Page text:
Review Summary: The Pedigree.
"Jazz to me is a living music. It's a music that since its beginning has expressed the feelings, the dreams and hopes of the people..."
I guess, the capacity of a record to polarize fans, could find its analogy in a love or hate relation; in case though, one end of the argument reads great, and the other masterful - I could easily picture, jazz fans ranking Dexter Gordon’s Go within the pantheon of giants. Some may argue that by 1962, the hard bop present in this album won’t blow innovation, or the next giant leap towards improvisational integration, but let me ask - does great innovation rank as the only prerequisite for great art... or excellent music if you may?
Some might point out, that all pieces of art that came to be considered classic, offered a major breakthrough at the time of their release. On the other hand, the impact of art on posterior generations, and by that I mean subsequent artists being influenced, may also offer hard proof towards the original’s classification. However, the ability of art to speak, to be accessible for the commoner, or to be his voice - for some reason, doesn’t seem to carry the same weight over the former argument.
“Cheese Cake”, is the only original Dexter tune present here; a minor two-five approach that could easily fit in place with Coltrane’s “Mr. Pc”, or if you prefer, “Mr. Pc” could certainly sound in place, with Dexter’s “Go”. If I am not mistaken the tune found its way to later renditions of the Real Book. Coltrane, named Dexter Gordon as one of his major influences during the early 50s, and Dexter Gordon admitted being influenced by Coltrane from late 50s onward. What does the ability, of one being influenced by a former “student” of his, reveal about the qualities of the artist, or the human being to be exact? So, I don’t think Dexter gave a damn about someone classifying his work as great, superb, masterful… Furthermore, I don’t think he went into recording this album, with a mind frame indicating: I feel the urge to place the next missing piece, in the puzzle of improvisational landscapes.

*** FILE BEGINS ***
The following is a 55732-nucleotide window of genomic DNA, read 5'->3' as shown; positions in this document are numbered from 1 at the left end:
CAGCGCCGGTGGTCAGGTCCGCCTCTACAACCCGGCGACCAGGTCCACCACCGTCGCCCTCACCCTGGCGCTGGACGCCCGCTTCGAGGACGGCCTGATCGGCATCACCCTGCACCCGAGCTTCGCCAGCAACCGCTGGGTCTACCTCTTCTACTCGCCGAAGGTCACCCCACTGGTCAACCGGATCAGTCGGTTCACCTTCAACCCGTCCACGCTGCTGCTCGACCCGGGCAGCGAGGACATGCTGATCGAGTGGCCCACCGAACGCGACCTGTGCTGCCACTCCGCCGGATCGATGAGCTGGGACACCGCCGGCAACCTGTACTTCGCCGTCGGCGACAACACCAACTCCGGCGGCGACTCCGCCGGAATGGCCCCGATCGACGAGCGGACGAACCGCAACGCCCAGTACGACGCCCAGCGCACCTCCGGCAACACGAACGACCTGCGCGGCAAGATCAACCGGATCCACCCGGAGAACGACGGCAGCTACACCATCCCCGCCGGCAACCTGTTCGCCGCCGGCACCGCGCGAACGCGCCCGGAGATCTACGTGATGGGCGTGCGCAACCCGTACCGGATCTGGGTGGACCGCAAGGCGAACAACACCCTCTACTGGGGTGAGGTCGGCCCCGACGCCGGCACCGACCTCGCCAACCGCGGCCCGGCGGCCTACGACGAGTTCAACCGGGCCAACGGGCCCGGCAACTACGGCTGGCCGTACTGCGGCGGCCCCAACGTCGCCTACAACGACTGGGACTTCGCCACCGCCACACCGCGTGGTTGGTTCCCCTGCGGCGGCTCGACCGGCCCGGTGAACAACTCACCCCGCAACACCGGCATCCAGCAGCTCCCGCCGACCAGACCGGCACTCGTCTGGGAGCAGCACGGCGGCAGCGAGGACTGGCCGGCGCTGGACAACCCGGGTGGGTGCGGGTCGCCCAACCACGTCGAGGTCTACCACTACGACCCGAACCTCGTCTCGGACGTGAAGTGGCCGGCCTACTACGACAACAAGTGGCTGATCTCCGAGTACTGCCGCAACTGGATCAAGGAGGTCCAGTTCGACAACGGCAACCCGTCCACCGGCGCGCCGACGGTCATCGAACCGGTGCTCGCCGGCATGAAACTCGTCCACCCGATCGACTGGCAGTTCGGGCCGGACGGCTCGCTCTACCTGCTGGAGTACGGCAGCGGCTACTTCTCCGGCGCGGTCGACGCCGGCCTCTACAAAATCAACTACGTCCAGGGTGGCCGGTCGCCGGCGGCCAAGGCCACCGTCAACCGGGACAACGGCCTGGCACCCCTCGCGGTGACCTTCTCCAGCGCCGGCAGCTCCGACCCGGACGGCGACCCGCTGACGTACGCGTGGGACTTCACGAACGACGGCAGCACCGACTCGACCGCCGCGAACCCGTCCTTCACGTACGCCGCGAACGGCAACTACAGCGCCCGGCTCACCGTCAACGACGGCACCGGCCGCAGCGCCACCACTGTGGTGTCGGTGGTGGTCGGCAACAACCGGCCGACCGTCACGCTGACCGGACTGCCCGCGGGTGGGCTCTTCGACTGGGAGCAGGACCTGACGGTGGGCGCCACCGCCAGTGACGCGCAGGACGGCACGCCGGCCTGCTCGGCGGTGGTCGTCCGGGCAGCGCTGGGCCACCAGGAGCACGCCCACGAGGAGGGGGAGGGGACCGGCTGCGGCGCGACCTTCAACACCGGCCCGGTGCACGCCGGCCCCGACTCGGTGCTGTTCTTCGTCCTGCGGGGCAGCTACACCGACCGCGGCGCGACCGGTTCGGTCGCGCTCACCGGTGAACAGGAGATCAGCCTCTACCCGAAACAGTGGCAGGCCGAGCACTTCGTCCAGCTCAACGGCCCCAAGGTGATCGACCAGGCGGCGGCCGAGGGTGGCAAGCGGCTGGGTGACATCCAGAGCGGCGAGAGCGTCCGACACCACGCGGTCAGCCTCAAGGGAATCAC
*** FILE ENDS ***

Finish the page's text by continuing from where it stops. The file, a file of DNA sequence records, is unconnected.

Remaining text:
Dexter Gordon just wanted to evolve and play, or evolve while playing - to live his life playing the tenor sax. You see, he was the son of a doctor - one of the first African American doctors in L.A. So, I guess he learned by example that as a black cat in segregated USA, one had to work ten times hard in order to gain recognition; he left shortly after this recording, for a place where at least he wasn’t required, to present innovative credentials every time he blew the tenor - six feet four inches over the ground that was. Let us not forget, one of Dexter’s great influences was a cat named Lester Young, and someone named Duke Ellington was a client of his father; he never underestimated the power of accessibility, provided by phrasing being danceable. Love for sale some may think, but Dexter’s behind the beat pedigree could make you move, even at “Three o’clock in the morning”, at a Copenhagen club… thousand of miles away from certain crowds - I will mention shortly.
Pianist Sonny Clark, bassist Butch Warren and Billy Higgins on drums, all proficient bop musicians, complete this 1962 outfit and they sound more than happy doing so. That being said, there is a certain “minority” finding “Go’s” idiosyncrasy too happy, clichéd... overrated - or even cheesy. You should know, a niche crowd exists within the jazz community, which doesn’t take kindly of jazz recordings being accessible to commoners; most of them don’t know how to play an instrument.
Dexter blows his answer to them, by the last note on “Second Balcony Jump”. Go then!
or do yourself a favor and Go find this album. One of Dexter’s best if you ask me; if you are not into jazz - this may be a great place to start.